Fern writes with great sincerity and she comes across as the warm, genuine person that we all know she is. She so clearly loves and cares for her family.

Whilst I enjoyed reading the serialisation, I think that there is too much information. Fern didn’t need to share so much – but I suppose that is what sells books!!

Keep up the good work, Fern.

25 October, 2008

Barack Obama – Barack Rolled

Filed under: Barack Obama,Family,Funny,Humour,Life,Random,Thoughts — by Karen @ 8:05 am

This is so funny!!


Filed under: Family,Food,Life,Random,The Good Life,Thoughts,Vegetables — by Karen @ 7:48 am

Beetroot is a deep red root vegetable. It is usually either boiled and then eaten as a cooked vegetable or served cold in a salad. Beetroot has a higher sugar content than most vegetables. It is rich in vitamin C, fibre, potassium, magnesium, manganese, and folic acid. The leafy tops are an excellent source of beta-carotene, iron and calcium. 
My favourite beetroot recipe: Beetroot Soup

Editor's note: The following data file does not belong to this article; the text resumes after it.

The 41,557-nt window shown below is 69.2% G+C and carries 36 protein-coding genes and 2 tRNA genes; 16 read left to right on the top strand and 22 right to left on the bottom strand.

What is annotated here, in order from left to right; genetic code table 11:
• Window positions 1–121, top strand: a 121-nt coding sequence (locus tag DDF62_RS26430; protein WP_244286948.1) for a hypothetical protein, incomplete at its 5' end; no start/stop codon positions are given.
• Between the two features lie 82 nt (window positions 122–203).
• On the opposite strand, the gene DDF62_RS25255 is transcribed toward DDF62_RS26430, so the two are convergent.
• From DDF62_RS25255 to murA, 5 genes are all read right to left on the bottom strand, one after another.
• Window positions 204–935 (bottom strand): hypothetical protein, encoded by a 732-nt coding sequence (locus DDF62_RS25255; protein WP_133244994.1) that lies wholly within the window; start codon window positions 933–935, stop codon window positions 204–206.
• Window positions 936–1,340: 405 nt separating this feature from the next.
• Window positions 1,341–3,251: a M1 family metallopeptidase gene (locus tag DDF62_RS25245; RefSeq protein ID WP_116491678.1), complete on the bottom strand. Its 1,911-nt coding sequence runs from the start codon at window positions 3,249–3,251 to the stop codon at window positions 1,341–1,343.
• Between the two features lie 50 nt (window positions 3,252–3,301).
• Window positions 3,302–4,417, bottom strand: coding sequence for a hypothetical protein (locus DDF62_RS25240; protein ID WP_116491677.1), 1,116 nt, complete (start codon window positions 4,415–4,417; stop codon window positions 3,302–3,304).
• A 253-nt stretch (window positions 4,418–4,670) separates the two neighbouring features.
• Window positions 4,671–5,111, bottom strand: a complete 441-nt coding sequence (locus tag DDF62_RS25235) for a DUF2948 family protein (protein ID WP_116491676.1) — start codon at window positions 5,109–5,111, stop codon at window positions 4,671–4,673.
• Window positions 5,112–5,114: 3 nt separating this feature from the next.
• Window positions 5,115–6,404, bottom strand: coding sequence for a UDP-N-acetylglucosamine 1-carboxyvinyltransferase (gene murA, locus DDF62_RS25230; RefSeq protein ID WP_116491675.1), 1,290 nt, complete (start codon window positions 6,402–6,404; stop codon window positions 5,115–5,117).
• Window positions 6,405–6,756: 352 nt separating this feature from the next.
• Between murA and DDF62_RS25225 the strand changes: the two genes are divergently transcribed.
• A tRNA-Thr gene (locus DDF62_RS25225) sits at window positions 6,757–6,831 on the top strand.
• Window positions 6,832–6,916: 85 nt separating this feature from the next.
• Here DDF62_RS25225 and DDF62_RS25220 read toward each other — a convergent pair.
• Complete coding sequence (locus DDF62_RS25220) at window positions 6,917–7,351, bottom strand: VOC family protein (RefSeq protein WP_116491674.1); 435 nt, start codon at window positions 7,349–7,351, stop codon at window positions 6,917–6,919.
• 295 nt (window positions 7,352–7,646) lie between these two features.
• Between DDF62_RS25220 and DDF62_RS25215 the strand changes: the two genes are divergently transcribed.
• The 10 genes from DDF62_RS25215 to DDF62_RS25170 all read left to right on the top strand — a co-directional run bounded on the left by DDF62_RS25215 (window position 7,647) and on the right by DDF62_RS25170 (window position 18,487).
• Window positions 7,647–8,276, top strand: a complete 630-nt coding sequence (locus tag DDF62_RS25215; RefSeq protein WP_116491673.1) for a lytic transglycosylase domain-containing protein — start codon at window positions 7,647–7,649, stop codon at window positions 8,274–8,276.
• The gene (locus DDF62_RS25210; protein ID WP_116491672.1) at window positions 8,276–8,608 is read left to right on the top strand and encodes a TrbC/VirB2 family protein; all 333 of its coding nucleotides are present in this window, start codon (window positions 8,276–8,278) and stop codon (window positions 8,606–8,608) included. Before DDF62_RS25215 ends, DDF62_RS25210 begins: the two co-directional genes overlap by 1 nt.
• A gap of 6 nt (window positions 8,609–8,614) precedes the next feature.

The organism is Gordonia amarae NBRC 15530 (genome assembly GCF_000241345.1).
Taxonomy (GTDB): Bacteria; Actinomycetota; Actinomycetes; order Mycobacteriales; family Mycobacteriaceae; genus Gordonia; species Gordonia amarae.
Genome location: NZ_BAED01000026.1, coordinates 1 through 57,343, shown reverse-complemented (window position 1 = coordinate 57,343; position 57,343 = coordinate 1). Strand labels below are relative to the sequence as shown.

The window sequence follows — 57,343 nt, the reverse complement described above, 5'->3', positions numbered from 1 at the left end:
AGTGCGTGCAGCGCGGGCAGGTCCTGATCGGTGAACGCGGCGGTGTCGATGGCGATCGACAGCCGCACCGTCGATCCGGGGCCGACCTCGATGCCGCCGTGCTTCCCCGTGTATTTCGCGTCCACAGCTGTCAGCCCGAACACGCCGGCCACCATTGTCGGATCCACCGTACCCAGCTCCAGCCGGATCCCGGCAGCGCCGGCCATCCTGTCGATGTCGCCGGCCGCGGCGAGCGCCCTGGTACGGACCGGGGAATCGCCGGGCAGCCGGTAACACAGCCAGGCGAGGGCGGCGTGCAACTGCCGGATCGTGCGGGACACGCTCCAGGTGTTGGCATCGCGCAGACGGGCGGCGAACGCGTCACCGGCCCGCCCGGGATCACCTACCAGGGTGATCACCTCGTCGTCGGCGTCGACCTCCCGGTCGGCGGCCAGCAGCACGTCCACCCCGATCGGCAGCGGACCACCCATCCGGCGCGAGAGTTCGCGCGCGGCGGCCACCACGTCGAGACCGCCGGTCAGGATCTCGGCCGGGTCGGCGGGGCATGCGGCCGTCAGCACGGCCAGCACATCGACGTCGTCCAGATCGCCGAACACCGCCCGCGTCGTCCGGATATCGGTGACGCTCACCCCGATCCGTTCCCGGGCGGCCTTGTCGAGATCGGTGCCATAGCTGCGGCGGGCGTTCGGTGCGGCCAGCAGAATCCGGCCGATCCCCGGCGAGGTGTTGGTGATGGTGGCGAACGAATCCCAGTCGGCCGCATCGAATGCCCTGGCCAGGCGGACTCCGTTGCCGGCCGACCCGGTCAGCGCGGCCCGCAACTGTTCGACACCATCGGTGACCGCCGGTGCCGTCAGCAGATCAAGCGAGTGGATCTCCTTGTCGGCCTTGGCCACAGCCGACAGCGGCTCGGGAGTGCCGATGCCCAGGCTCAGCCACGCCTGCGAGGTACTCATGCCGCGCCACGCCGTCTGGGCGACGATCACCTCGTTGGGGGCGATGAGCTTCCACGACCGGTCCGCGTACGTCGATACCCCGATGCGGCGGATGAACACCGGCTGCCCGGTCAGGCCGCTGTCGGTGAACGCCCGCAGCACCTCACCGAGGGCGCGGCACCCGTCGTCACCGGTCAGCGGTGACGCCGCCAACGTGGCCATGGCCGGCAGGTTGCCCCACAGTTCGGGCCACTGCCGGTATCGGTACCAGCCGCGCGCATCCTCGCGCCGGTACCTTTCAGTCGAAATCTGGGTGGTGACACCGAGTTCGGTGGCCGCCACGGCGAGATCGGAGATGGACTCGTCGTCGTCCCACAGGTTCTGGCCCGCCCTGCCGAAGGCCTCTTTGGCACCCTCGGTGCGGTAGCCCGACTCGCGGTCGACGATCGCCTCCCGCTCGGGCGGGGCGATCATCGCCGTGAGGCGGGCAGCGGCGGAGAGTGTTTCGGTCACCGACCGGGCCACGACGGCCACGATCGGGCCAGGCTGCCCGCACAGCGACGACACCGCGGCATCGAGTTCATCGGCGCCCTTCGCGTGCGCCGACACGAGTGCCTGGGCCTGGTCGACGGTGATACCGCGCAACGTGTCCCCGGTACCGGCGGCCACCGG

1 tbsp olive oil
4 spring onions, chopped
350g cooked beetroot, chopped
200ml chicken stock (vegetarians can substitute for chicken stock)
1 tablespoon horseradish cream
250g sour cream
squeeze of lemon
To garnish
2 tablespoon chives finely chopped


1. Heat a saucepan until just hot, then add the olive oil and spring onions and cook for two minutes.
2. Add the cooked beetroot, chicken stock and horseradish and bring to the boil.
3. Simmer for 2-3 minutes.
4. Place in a blender and process until smooth, squeeze in juice from lemon.
5. Return to the saucepan and stir in the sour cream.
6. Serve with a sprinkling of chives.

Preparation time: Less than 30 minutes

Cooking time: 10 to 30 minutes

Serves 2

Recipe by Anthony Worrall Thompson 

24 October, 2008

Halloween & Pumpkins

See this site for great stencils to use when carving your pumpkin.

Pumpkin stencils

19 October, 2008

Monster Pumpkin

Another great video from Elephant Larry.

Halloween & Pumpkins

Filed under: Family,Halloween,Humour,Life,Random,The Good Life,Thoughts,Vegetables — by Karen @ 11:18 am

I have come across a great site showing exactly how to carve your pumpkin:

Pumpkin Carving 101

Its gives step by step instructions together with loads of information about the history of pumpkins, which carving tools to use etc.

Check it out.